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Re: Mosquitoes in Jurrasic Park



jamolnar@juno.com wrote:

> >1) There are other nucleated celltypes in  blood (which should be
> >thought of as a fluid tissue). Dinosaurs presumably had a similar
> >complement of immune system cellular components floating around in
> >addition to the RBC's.
> >
> Point well taken.  DNA could be derived from these blood elements, but is
> it as easily extracted as from nucleated RBCs?

Yes. As long as the DNA is *there*, you can extract it from virtually
anything. ABout the hardest thing to get it out of is clay colloids
(thats
part of why counting bacteria or monitoring GEM release in soils is so
hard)
but even that is possible with a multistep washing protocol.
Admittedly the
yield goes down if the substrate from which to extract is 'difficult',
and I
have no idea how hard it is to seperate DNA from Amber (although I
assume a
single phenol partitioning would do it), but the point is that
whatever you
get out is going to be PCR'd anyway, so even just a handful of
molecules would
be enough...

> >3) Even if a given mosquito contained blood from several species, the
> >PCR amplification of the extracted sample would selectively hit
> >sequences from the target type, since that is what the primers would
> >be tailored towards...>
>
> If we knew exactly how to tailor the primers.  Would you use avian or
> reptilian-based primers?

I'd use generic primers to amplify all the sequences there in order to
have
a large enough stock of DNA to work from. The I'd use a panel of all
the
vaguely appropriate primers I could think of, pair by pair, and see
what got
amplified. Sequence any strong bands and compare the sequence against
modern
databases to identify the modern analog gene if any. Check its a
'real'
dinosaur gene by checking how long ago it deviated from the modern
analogues.
Then construct primers that matched up to the 'ancient' DNA, and maybe
play
around with a looped-DNA single primer strategy to 'walk' along the
ancient
fragment until I'd sequenced all of it... Expensive but sure.

Sounds easy, huh? I spent 3 years pcr-ing an unknown gene sequence out
of a
rat. The devil's in the details, despite the overall strategy being
clear...

Of course, there the DNA (well RNA in my case) I'd extracted was
intact. Any
fossil DNA would be fragmented. But a shotgun strategy of sequencing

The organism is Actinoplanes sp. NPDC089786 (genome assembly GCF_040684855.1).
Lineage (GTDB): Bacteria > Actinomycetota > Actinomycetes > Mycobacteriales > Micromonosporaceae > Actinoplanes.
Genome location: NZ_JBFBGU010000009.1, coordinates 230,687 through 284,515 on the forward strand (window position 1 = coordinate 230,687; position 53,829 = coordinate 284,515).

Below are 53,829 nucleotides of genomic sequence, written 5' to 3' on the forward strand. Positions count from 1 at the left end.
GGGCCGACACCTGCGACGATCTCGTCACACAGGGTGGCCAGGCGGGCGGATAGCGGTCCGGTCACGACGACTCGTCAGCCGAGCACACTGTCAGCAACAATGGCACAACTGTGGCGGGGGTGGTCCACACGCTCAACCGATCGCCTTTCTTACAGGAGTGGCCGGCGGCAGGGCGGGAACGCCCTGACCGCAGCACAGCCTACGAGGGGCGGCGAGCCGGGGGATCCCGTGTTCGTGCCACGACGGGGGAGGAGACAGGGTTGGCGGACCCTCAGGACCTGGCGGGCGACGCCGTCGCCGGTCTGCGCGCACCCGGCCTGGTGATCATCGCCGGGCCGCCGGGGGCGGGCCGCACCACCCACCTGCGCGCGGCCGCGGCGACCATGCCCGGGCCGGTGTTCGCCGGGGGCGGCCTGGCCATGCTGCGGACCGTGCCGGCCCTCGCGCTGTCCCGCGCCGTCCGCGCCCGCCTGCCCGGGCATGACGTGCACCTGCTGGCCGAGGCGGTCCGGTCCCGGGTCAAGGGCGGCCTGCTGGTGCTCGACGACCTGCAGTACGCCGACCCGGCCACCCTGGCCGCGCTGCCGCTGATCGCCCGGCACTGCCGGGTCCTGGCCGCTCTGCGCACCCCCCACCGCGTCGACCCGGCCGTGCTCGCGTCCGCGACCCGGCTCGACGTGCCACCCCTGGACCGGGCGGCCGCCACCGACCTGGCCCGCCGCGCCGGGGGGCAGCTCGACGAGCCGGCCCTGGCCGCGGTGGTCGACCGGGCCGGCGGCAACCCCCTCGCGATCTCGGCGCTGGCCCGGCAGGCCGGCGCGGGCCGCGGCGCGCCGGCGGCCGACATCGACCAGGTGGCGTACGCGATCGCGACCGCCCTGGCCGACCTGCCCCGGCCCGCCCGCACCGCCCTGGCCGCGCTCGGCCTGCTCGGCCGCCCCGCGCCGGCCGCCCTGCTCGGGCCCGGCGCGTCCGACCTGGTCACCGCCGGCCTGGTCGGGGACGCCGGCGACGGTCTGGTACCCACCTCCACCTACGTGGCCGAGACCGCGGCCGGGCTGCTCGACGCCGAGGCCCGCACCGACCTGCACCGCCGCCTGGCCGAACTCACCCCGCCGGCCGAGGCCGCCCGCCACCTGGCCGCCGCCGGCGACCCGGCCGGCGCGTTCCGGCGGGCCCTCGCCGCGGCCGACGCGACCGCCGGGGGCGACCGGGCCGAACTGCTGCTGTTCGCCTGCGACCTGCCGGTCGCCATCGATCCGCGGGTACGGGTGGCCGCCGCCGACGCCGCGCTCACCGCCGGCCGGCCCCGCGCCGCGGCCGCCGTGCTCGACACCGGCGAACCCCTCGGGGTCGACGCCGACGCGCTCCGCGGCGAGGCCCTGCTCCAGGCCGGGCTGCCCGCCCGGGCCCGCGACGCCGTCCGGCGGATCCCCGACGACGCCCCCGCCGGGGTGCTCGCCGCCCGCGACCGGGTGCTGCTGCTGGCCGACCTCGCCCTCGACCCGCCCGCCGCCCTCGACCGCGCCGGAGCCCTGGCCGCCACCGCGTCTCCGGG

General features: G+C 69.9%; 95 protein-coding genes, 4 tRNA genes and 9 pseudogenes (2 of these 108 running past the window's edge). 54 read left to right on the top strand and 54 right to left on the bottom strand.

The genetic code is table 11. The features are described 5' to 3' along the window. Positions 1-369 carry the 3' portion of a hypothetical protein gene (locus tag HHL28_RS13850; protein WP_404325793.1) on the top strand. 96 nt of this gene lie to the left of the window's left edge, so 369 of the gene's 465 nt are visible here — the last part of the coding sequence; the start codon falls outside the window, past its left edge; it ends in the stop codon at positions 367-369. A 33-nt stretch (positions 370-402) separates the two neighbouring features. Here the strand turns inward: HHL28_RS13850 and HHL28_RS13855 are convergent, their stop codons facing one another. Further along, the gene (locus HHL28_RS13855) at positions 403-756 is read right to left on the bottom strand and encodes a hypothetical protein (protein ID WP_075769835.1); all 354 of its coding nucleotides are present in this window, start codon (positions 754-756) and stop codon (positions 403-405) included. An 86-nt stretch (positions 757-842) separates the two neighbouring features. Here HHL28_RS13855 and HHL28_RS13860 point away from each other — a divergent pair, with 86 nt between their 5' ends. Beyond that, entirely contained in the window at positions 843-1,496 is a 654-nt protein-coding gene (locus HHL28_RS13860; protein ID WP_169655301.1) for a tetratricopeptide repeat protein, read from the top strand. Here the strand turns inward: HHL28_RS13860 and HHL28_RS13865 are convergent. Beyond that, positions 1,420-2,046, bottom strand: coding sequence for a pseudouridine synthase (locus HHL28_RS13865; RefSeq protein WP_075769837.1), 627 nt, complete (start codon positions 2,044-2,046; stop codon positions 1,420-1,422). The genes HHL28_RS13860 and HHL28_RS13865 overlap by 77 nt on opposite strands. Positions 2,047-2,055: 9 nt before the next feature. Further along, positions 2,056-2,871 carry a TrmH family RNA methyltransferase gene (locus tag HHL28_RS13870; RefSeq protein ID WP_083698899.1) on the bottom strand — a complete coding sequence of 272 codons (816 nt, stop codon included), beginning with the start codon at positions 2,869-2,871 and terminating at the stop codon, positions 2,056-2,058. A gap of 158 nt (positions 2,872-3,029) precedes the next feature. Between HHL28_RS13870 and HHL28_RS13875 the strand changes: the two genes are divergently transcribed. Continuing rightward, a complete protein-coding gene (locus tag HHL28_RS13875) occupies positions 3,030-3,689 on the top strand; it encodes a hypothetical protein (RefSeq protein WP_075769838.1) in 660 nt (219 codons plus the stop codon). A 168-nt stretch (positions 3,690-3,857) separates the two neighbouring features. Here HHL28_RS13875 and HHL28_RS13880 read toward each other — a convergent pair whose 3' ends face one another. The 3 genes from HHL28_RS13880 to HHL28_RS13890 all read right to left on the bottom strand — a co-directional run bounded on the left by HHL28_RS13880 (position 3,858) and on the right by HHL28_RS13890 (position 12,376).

all the
fragments you could find and then finding all the overlaps to build a
single
long sequence would work (like building a dendrochronology from lots
of
young trees of overlapping age). At least to a certain extent.

Basically I'm pretty sure that you could recover maybe even up to a
few
kilobases of contiguous sequence from several genes... But from there
to
reconstructing an entire genome is a much bigger step... So the whole
'Jurrassic idea' is pretty silly - but it *does* have promise for,
say,
getting back to a mammoth-like form from a modern elephant...
Next question is whether that is ethical or desirable, I guess.

> My incredulity was for the entire sequence to happen, not for just the
> mosquito part.

I understand that. But I still disagree with your rating of the
likelihood.
I know of two shops within walking distance of where I sit that
stock amber that contains insects - I've drooled over them often
enough
(always wanted to own an entombed insect). Basically, amber
preservation of
insects isnt incredibly rare.

>  Granted there were tons of mosquitoes in the Mesozoic.
> How many fed on dinosaurs? Lots of the females.  How many of those
> females got caught in amber? A fair number.  How many amber pieces
> fossilized with the mosquito intact, preserved the DNA inside, and
> were
> actually found?  This part of the chain is just as dicey to me as the
> first part.

The 'Mars Life' papers were based largely around a single meteorite
find,
yet I'd guess you don't find the sequence of impact blasting fossils
into
space, landing on another planetary body, being buried in sterile ice,
being
uncoverred by weathering at just the same time a survey team were
there to
collect it etc etc etc. to be unbeleivable... I personally rate that
as a
far less likely sequence than the one you outline above.

> How much DNA has survived from the Mesozoic?  Nothing confirmed as
> yet, from what I have read.  Anybody with references?

I beleive there have been fragmetn sisolated, but I don't have a ref
so I'll
have to check.

> >However, there are many better-based reasons to think any kind of
> >revivification of a dinosaur genome is possible, mostly relating to
> >the limitations DNA preservation and to the technology available to
> >pull out authentic sequences...
> >
>
> Nothing is impossible.  But lots of things are improbable.

The first statement I disagree with (mainly because it's one of the
'arguments' people like Geller advance). The second I agree with
strongly,
but in applying it to this particular instance I think you are being
unneccessarily pessimistic. You might have to search the museums of
the
world for the finest specimens of preserved insects, and pay huge
summs to
obtain the right to take a sample, but it is eminently possible, to my
mind...

M.

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